I asked Jason about how the metrics, especially informal ones, that we use to measure quality in open access journals can disadvantage authors from the global south. For example, is a focus on using proper English problematic? Jason explained that under Plan S, the Directory of Open Access Journals will increasingly be an indication of quality, and they are actively moving to de-emphasize things like proper English that disadvantage authors from the rest of the world.

In the United States, we often resort to inter-library loan to borrow what we don’t have access to, but this is an imperfect solution. Copyright limits the amount of borrowing that can be done through inter-library loan, and not everything is eligible for borrowing. Furthermore, it isn’t always an option in other countries.


Sci-Hub & Intellectual Property

Paywall also features an interview with the founder of Sci-Hub, so I asked Jason about how figures like the Sci-Hub founder and Aaron Shwartz, who died by suicide in 2013 following a legal battle over criminal charges stemming from a incident at MIT in which he downloaded articles from JSTOR illegally over the course of several weeks, reflect on the balance between intellectual freedom and intellectual property rights. He felt that these activists shed light on the “power” this type of information – and the people who share it – has.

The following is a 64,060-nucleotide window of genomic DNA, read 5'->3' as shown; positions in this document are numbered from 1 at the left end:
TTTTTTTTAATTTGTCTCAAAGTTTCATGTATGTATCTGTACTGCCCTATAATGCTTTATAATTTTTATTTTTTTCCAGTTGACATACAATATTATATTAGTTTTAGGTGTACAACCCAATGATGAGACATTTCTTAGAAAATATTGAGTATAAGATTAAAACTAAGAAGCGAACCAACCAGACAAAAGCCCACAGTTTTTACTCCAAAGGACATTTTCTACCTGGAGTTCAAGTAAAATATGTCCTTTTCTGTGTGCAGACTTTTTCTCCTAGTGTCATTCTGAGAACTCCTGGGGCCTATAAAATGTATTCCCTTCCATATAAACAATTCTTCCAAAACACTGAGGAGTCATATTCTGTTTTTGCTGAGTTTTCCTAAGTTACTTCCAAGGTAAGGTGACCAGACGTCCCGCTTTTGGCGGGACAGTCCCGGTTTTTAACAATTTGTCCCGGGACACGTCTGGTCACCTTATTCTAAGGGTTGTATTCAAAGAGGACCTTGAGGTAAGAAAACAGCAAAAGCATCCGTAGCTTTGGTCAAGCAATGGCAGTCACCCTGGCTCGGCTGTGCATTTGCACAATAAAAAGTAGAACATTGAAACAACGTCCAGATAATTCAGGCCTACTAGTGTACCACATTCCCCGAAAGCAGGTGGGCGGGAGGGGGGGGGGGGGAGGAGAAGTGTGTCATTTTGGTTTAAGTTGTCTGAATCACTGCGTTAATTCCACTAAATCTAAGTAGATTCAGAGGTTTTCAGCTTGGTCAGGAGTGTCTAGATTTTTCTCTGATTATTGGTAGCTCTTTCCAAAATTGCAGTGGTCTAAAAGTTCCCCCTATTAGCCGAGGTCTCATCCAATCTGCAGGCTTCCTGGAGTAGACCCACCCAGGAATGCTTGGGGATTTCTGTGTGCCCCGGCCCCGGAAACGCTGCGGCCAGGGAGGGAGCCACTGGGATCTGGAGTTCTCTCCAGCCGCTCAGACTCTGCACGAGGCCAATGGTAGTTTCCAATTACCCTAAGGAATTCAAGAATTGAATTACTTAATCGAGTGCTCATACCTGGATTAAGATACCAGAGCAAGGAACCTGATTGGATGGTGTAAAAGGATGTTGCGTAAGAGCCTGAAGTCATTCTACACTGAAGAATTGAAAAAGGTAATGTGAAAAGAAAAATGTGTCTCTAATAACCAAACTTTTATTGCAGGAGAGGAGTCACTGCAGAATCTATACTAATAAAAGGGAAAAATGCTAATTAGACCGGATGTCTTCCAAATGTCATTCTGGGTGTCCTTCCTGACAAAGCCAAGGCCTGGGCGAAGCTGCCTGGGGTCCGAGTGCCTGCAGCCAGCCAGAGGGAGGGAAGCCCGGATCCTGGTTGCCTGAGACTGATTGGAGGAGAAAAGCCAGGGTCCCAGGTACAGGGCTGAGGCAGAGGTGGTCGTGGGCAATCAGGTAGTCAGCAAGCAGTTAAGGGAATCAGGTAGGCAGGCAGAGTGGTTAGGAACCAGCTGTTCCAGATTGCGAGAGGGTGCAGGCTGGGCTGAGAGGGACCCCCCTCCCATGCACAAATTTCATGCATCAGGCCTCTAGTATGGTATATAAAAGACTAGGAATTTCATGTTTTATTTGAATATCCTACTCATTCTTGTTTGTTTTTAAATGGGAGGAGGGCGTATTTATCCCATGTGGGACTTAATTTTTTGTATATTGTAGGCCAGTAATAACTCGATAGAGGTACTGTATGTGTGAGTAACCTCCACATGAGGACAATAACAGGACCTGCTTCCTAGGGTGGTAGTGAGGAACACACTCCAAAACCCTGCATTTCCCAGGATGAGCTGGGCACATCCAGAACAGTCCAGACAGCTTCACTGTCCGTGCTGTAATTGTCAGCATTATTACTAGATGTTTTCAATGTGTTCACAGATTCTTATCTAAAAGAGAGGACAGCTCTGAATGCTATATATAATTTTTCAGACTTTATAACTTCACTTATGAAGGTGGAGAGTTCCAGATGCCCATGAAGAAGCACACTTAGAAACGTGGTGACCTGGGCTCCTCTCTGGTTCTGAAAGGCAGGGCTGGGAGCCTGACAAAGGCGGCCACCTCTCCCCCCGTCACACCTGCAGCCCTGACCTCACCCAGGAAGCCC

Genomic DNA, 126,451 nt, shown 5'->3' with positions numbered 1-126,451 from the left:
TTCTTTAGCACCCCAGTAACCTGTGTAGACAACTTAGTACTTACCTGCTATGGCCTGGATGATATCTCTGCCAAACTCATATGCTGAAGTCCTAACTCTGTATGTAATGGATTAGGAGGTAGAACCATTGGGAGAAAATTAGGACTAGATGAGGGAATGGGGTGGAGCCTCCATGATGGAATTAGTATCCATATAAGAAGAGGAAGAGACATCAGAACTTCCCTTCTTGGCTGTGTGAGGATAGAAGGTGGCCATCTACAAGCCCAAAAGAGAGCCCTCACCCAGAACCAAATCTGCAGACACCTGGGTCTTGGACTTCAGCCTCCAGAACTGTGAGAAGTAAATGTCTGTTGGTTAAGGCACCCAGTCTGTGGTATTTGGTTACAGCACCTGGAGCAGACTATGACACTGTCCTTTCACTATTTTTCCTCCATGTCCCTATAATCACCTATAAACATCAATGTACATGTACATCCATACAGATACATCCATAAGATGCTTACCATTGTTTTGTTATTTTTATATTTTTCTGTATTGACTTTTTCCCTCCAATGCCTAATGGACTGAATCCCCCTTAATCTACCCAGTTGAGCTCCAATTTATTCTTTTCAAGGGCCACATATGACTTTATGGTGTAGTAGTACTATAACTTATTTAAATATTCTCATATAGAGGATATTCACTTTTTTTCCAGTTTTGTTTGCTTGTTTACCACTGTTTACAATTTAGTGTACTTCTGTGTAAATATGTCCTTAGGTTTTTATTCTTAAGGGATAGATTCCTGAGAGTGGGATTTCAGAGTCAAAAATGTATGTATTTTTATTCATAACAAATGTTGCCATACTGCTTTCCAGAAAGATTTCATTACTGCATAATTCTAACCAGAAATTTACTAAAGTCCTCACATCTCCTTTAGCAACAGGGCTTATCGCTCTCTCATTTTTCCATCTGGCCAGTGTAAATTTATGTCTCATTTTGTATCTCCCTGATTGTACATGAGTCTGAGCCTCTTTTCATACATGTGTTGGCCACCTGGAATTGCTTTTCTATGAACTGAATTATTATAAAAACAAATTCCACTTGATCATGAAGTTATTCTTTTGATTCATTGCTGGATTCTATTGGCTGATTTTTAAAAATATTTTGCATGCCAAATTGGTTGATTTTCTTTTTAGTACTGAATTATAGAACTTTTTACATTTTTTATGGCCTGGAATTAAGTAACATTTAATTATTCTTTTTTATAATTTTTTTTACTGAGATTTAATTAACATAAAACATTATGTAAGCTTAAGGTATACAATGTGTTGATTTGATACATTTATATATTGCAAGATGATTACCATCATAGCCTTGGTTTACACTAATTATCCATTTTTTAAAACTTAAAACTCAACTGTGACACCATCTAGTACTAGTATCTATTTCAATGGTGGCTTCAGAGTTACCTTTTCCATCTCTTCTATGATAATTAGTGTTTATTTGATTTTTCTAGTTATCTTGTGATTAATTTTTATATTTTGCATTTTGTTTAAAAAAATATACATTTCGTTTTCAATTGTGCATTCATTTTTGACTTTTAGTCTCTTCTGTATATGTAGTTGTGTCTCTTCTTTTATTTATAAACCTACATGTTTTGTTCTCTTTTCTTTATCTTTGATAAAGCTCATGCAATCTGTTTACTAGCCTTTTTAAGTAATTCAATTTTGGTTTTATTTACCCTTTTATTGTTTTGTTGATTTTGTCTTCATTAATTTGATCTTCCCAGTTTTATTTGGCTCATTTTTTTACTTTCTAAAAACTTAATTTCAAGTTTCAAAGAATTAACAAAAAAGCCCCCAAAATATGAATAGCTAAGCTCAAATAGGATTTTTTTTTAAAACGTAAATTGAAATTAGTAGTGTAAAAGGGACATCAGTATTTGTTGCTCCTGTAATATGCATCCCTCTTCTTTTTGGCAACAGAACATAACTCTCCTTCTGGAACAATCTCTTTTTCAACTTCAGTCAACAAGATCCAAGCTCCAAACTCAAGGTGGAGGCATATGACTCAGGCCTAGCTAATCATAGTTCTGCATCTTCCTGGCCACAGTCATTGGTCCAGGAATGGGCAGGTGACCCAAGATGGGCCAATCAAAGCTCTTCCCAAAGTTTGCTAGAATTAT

Copyright Jason Schmitt, Paywall Alt-tag: Alexandra Elbakyan, Creator of Sci-Hub, still from Paywall documentary
Alexandra Elbakyan, Creator of Sci-Hub

Alexandra Elbakyan, Creator of Sci-Hub said “Sci-Hub provided access to this tremendous mass of knowledge, it made it open,” “so you see, they are not concerned with someone stealing from the scientific publishers they are concerned with the formal breaking of the law” “even if the law is absurd.” She points out that Elseiver’s slogan is “Making Uncommon Knowledge Common,” but says “Elseiver has not mastered this job well, and Sci-Hub is helping them, so it seems, to fulfill their mission.”

“A lot of people don’t feel guilty about using these resources… because the industry at present is making too much off of the people who are giving of themselves, doing great research, they’re being taken advantage of,” said Nathan Hall, Associate Professor at McGill University and Creator of @Academicssay.

With regard to copyright, Jason pointed out that while the publishers care about copyright, the authors rarely do. “They don’t have a monetary interest” in the published paper, he said. The real monetary value to them is the ability to include it on their CV to help with promotion and tenure.